|Swamps along the Pawcatuck river|
Judging by the oak trees, it's been at least a century since the woods behind our house was pasture. Those days left behind the innumerable stone walls that criss-cross the forest. Today I hiked back through them. The temperature was dropping through the mid-twenties, but the breeze was light. A new layer of snow was fresh from last night, but not deep.
|A single holly berry|
Once you cross the low wall that bounds our property it's not long before you come to another wall and then another. There's a small stream that runs to the southwest, and although the water is little more than a trickle, it creates a broad, swampy swale of green briar, pepper bush and other shrubs that make crossing though a chore.
|Tracks of a fisher cat?|
I've never settled on a singular path or cleared one for myself, and often enough I just drift to the southwest until I eventually come to the dirt road that cuts between highway 91 and the railroad tracks. Today I drifted as far as an old foundation I know about - it's marked by a young holly tree - but then just cut through the swampy woods.
The snow showed the tracks of the local creatures -- deer, fox, gray squirrel, coyote. And down the ice-covered stream itself ran the trail of a fisher cat, I believe. (It might have been an otter, but there was no sign of any dragging tail.)
I crossed the swale without too much trouble, and continued through the woods to the head of a shallow gravel and sand quarry. A good place for a snowy owl to hunt, but alas there were nothing but blue jays. At the mouth of the quarry is that dirt road, which offers access to the railroad tracks, but also bends northeastward to parallel them for a stretch.
|Ice in the gravel quarry.|
|John Weeden Barber, died 1852, aged 5 months and 26 days.|
I followed it for a few hundred yards to where it forks again, turning leftward up into the forest or rightward down to the tracks. If you turn right and cross the tracks there you might be able to spot an unpromising footpath that disappears into the woods. As far as I know it's mostly used by hunters, though someone had once opened it enough for a four wheeler, perhaps to get to the old cemetery that is hidden down there. Or maybe it was fishermen using the trail as a back way to one of their camps down on the Pawcatuck river.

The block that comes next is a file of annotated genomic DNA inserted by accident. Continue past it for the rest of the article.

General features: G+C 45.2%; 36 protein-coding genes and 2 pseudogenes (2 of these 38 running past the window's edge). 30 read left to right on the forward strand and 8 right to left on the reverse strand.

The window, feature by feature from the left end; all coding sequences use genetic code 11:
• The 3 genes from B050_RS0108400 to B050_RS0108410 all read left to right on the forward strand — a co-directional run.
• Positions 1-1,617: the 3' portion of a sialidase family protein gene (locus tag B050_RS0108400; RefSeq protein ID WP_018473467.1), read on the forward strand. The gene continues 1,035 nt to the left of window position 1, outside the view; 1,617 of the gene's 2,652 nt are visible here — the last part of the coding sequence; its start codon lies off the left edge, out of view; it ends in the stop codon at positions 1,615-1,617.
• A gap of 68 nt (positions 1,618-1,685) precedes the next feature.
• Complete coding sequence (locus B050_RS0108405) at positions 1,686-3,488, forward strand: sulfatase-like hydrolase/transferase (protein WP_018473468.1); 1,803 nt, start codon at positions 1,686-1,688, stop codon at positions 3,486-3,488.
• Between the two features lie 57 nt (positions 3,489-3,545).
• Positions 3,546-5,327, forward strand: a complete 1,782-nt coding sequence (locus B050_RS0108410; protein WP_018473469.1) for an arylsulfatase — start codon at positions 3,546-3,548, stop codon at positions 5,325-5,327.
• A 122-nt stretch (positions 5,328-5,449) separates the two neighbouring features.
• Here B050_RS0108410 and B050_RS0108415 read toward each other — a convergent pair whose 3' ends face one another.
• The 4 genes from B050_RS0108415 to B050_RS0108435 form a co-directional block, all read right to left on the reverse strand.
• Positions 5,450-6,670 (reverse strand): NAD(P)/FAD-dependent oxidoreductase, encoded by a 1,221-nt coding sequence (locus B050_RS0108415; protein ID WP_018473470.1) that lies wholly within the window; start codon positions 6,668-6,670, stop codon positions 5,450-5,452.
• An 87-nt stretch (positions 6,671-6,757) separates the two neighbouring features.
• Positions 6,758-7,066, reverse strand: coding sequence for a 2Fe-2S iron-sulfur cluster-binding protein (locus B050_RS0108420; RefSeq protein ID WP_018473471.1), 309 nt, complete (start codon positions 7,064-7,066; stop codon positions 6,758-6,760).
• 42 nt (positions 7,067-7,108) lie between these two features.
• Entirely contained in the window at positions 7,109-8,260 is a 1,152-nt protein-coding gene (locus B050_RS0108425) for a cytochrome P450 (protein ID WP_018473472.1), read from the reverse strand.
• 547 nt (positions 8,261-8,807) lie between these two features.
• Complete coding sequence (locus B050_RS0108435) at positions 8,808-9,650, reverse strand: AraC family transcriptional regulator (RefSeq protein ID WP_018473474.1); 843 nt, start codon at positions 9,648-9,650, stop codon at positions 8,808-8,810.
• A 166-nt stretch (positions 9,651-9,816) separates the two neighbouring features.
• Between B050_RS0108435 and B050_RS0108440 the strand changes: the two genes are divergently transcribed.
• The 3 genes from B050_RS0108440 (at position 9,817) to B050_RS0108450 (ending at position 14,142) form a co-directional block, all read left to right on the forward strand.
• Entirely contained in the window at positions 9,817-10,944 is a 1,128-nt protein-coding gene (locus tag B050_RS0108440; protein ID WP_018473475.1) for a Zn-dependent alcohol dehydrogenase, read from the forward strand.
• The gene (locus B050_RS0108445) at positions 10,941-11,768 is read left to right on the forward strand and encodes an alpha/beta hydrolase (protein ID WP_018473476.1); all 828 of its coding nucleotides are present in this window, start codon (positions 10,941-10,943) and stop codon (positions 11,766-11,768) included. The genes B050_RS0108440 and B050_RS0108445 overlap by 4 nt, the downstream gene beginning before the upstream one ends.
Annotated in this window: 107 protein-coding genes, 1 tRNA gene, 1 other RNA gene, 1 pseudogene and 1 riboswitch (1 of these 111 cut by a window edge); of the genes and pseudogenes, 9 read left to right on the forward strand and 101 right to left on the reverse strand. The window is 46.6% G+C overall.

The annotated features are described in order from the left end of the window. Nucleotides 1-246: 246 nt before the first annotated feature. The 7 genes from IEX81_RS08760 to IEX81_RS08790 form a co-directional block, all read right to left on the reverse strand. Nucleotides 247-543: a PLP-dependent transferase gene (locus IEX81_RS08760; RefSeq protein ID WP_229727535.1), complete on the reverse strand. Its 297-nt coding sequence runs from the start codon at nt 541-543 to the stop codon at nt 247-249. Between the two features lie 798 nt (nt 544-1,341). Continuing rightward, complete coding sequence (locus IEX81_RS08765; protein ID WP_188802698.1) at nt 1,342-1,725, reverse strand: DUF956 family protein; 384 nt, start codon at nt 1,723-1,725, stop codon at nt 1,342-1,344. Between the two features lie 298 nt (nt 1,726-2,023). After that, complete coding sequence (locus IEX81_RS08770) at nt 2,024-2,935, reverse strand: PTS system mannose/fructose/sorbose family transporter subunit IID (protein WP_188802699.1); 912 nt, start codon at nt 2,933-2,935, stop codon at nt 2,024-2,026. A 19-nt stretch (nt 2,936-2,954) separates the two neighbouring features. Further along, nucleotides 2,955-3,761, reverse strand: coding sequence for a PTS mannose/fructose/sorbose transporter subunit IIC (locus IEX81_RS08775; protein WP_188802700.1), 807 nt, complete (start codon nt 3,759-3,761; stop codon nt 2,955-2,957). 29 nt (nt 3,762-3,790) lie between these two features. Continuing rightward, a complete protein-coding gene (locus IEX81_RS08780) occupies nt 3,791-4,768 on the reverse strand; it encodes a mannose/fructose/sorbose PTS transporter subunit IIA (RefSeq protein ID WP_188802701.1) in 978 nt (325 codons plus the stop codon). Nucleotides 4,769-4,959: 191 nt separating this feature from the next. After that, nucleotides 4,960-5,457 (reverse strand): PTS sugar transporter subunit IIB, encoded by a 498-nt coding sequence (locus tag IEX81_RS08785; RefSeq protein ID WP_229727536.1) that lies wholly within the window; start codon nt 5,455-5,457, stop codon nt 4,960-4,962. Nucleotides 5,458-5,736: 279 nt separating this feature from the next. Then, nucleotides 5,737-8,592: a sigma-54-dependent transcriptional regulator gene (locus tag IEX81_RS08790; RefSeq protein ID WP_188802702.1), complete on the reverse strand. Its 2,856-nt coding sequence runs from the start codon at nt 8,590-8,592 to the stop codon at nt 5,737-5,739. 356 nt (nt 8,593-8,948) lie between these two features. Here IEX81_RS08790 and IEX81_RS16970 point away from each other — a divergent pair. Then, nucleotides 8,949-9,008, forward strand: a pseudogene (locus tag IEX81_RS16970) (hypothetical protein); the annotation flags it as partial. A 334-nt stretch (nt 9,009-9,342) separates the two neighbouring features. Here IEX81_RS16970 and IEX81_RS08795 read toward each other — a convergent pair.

|Remains of a well.|
No one has been keeping the trail open recently, however, and scrub oak has collapsed down onto much of it. Even the deer had given it up, and only coyote prints were upon it. I persevered to where the land rises and there is a clearing with the remains of an old farm. The foundations of the house and barn and a hand-dug well mark the edges of a grassy glade. Pitch pines grow around it surrounded on two sides by swamps and on the third by the river. It seems an unlikely spot to farm.
Still, it is a pretty place. To the north there is open water and beaver-felled trees. This time of year the beavers themselves are cozy within their lodges. If the lake has a name I've never seen it on any map. I suppose it may be the northmost extent of Phantom Bog, which surrounds this bend of the Pawcatuck and reaches down Poquiant Brook toward Watchaug Pond. On this day, the water was iced over and quiet. Only the little kinglets that live in these stands of pine made any sound at all.
I didn't take the trail back, choosing to trust the deer paths wherever the forest wasn't open. A single deer can take you into any kind of difficulty, but a well worn deer path always avoids the worst thickets and stands of greenbriar. Their browsing even prunes back what little there is. The snow has been on the ground for nearly a week, so it was easy to see their favored paths.
I zigged and zagged, because the deer don't always go where you'd like them to, but the hazy winter sun stayed to my left and I wasn't in much danger of getting lost. I came to the railroad tracks at the quarry mouth and walked back the road toward home. A flock of robins and a lone hermit thrush kept me company.
|Francis Lee Greene, died 1876, age 14|